Growers and researchers have joined forces to add scientific rigour to the art of compost making in a bid to improve yields, soil, and plant health. It is widely accepted that compost can help capture carbon, retain nutrients, and reduce the dependence on bought-in fertiliser by improving the soil structure and biology. But this new Innovative Farmers field lab with Farm Net Zero will explore how compost quality can be influenced by a wide range of variables during the production process.
The farmer-led research will assess how compostable materials, compost management, and temperature levels affect the nutrient availability, pH, and levels of weeds and disease risk. Growers will trial a range of compost management techniques including turning according to temperature rather than on a timed schedule, and adding biochar, bokashi, and bespoke microbial concoctions. All compost treatments will be replicated to deliver rigorous results.
Triallist Amelia Lake, co-founder of the Real Food Garden near Trelowarth, runs a two-acre market garden within a 10-acre holding that supports a farm shop, veg box scheme, and a small pig herd. She said: “We see compost as playing a pivotal role – not just feeding the plants but feeding the soil and helping to capture carbon. For me, understanding and improving the value of the compost we have in the system is key. We hope to discover, in a more scientific way, what volumes can be used to achieve the best growth and crop quality.”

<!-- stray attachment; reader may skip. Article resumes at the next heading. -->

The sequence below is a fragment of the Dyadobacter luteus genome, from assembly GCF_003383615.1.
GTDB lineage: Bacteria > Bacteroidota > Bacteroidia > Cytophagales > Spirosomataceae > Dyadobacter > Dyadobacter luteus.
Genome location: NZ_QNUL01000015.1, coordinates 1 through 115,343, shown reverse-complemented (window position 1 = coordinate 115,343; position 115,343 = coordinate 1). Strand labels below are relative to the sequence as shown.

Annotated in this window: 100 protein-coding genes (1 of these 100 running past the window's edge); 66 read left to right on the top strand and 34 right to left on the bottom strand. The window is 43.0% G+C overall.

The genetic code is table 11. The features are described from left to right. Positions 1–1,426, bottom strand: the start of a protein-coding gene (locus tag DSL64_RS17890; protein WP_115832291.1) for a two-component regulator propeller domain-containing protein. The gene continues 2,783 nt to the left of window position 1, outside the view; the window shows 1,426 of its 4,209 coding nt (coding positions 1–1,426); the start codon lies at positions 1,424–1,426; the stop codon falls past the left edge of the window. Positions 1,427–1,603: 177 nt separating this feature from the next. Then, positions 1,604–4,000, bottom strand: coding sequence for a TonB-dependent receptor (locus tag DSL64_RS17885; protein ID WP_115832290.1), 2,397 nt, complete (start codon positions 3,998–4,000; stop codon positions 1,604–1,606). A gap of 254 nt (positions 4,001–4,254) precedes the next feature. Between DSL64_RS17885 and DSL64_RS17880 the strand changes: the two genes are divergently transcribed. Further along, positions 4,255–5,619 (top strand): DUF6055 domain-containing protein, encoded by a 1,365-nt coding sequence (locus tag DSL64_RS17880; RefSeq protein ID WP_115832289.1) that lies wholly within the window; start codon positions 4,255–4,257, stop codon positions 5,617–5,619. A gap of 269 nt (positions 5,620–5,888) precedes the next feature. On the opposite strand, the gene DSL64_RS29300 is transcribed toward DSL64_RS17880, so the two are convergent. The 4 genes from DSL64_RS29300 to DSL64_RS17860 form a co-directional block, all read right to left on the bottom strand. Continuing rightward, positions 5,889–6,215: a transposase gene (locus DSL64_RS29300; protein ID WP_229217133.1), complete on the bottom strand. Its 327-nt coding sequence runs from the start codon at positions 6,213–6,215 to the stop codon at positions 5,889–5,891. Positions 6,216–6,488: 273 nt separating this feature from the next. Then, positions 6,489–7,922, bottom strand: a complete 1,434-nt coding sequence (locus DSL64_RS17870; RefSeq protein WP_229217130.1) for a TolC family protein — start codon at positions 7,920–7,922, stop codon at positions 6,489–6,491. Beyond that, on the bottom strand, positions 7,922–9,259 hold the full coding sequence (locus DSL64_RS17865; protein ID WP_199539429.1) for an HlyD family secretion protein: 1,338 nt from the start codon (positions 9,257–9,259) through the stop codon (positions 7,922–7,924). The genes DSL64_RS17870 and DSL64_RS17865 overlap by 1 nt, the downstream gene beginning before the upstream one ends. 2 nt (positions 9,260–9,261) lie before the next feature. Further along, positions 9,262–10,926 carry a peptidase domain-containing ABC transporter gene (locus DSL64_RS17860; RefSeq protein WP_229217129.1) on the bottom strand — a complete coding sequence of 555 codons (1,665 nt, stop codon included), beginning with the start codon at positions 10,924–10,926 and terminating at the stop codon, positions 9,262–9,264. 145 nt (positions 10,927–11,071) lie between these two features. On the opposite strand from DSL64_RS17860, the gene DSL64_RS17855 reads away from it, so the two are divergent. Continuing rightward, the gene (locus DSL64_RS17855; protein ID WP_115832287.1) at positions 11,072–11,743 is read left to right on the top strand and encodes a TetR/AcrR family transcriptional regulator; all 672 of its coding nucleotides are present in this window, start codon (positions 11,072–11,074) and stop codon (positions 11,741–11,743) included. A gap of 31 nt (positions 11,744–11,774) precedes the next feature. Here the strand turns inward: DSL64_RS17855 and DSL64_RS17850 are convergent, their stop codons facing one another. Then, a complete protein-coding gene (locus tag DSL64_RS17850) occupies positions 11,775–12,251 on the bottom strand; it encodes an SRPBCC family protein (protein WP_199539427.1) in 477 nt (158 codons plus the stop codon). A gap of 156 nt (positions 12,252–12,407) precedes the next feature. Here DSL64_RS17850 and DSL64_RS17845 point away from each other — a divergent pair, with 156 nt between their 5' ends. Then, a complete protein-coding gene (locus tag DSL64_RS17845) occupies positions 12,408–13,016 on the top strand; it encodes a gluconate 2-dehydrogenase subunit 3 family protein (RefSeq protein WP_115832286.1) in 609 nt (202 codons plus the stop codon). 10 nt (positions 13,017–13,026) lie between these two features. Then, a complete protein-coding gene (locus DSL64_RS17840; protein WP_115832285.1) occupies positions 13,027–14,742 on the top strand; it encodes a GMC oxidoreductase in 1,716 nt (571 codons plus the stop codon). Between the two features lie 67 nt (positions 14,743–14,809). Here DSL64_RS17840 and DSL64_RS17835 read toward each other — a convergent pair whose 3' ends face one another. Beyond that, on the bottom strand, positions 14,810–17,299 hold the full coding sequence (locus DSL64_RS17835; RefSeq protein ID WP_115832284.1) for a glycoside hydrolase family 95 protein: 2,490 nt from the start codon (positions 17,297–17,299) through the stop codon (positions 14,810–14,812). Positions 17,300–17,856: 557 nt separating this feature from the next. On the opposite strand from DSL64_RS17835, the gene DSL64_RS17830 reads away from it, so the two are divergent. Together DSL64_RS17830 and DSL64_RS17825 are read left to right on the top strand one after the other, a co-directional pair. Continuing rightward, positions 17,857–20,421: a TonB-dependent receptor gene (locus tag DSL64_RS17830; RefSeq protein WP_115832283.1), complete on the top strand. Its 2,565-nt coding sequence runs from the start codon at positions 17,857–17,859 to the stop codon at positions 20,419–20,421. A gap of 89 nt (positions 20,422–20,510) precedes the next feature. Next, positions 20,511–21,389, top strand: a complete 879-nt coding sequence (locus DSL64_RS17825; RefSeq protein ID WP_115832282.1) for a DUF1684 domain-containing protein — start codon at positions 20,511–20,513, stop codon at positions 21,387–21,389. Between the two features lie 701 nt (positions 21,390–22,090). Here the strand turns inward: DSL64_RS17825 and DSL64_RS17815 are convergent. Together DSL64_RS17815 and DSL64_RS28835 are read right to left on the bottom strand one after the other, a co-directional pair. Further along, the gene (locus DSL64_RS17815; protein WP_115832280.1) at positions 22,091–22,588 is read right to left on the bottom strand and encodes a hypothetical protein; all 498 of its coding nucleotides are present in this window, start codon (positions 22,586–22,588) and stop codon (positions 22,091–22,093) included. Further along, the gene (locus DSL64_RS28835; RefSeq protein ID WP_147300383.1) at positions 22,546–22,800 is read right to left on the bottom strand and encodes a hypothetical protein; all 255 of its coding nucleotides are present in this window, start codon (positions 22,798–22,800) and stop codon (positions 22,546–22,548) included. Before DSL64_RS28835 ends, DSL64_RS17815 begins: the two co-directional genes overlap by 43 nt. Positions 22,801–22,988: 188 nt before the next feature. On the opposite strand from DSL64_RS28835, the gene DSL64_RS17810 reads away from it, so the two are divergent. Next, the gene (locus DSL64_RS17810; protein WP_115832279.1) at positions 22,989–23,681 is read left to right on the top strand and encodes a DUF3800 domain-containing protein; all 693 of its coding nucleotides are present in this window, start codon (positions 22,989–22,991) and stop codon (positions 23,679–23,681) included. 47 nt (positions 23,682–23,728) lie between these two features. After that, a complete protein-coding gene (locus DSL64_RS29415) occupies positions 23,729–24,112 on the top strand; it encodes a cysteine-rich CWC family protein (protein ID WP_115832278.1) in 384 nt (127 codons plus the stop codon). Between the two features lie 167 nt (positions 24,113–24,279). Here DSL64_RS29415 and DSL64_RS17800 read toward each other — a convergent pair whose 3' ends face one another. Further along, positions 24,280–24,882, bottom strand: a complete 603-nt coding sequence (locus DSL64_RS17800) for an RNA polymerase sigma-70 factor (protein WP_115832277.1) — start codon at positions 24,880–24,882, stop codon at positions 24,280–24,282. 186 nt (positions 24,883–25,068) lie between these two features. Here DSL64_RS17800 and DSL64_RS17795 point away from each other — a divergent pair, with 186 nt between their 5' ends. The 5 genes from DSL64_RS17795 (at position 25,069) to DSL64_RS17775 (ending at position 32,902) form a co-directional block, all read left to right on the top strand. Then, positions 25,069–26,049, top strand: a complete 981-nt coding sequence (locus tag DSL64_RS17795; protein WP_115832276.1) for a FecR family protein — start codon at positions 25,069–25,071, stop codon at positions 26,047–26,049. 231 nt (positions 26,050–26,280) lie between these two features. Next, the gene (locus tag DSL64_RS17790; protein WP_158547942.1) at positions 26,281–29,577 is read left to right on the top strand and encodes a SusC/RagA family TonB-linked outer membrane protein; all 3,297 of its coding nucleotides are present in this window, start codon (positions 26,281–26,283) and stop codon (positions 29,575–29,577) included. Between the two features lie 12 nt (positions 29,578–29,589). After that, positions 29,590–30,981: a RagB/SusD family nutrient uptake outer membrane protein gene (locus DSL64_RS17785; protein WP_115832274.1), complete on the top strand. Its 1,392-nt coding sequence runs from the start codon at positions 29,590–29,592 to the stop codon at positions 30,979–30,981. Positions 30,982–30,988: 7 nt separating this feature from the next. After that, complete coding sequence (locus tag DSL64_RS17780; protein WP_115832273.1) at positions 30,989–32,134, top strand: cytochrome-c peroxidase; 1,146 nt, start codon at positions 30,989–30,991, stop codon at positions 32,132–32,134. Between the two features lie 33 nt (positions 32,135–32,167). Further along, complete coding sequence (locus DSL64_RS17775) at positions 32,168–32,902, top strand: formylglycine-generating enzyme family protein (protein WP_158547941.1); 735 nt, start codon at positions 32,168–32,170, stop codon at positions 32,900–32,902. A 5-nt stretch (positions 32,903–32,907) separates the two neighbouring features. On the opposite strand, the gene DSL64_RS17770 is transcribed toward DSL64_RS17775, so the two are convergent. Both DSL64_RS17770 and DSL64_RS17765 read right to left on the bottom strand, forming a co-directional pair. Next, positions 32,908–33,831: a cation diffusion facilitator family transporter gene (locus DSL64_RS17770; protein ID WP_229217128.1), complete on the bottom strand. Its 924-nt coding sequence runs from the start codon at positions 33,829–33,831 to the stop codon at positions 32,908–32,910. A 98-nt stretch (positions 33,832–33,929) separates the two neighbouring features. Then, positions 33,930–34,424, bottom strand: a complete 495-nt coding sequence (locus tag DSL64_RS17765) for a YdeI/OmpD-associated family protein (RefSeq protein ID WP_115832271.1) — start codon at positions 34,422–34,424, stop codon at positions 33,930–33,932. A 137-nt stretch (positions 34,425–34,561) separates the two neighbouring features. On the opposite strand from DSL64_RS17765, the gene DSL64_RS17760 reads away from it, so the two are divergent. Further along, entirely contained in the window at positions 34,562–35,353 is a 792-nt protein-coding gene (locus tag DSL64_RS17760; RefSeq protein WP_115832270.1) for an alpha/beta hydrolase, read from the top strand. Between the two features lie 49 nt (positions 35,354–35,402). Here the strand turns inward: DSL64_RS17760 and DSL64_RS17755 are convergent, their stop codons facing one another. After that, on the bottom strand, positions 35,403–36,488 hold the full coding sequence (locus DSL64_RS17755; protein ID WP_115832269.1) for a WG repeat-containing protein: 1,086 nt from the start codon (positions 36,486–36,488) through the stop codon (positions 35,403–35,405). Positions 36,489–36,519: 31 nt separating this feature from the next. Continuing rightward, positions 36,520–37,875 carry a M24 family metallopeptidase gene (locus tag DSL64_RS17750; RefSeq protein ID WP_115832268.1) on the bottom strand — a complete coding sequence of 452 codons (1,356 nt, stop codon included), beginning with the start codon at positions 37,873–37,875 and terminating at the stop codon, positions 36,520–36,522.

Researcher and adviser Dr Hannah Jones is supporting the group of farmers and growers who are centred around five growing sites in Cornwall. They are looking for individual on-site knowledge on how best to produce a consistent, high-quality compost. Dr Jones said: “We aim to investigate issues like, does each grower achieve the optimum temperature required to kill weeds and disease but at the same time optimising compost quality and the rate of production.”
The field lab is being organised by Innovative Farmers – a learning network managed by the Soil Association – and is the first of three trials within the Farm Net Zero project, funded by the National Lottery Community Fund.
Innovative Farmers advisor Jerry Alford, who is co-ordinating the trial, said: “This field lab is exactly what farmer-led research is all about – putting theories to the test in real farm situations. The findings these growers make will not only help them improve their own businesses, they will also provide far-reaching guidance for any farmer who wants to improve their soil health.”
To find out more and to follow the trial visit www.innovativefarmers.org, where anyone can join the network and access trial updates and findings for free.